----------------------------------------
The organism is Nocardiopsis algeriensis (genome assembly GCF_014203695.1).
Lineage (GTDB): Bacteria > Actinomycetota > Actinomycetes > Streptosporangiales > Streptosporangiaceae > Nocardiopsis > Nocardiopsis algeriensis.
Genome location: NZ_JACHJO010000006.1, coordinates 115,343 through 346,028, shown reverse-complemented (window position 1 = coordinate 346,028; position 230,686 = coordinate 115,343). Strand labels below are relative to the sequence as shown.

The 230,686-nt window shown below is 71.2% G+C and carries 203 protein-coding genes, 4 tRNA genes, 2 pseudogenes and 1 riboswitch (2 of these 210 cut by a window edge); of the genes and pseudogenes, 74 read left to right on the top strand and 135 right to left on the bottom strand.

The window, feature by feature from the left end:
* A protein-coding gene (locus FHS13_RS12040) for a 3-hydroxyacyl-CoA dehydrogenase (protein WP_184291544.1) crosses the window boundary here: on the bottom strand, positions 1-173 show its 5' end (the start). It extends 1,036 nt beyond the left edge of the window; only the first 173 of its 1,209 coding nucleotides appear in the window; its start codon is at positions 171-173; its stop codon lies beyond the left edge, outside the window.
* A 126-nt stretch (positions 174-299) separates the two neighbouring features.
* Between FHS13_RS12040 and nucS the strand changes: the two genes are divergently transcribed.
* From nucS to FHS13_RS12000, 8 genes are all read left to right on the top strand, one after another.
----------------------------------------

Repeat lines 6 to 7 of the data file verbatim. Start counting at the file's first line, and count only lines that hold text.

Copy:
* A protein-coding gene (locus FHS13_RS12040) for a 3-hydroxyacyl-CoA dehydrogenase (protein WP_184291544.1) crosses the window boundary here: on the bottom strand, positions 1-173 show its 5' end (the start). It extends 1,036 nt beyond the left edge of the window; only the first 173 of its 1,209 coding nucleotides appear in the window; its start codon is at positions 171-173; its stop codon lies beyond the left edge, outside the window.
* A 126-nt stretch (positions 174-299) separates the two neighbouring features.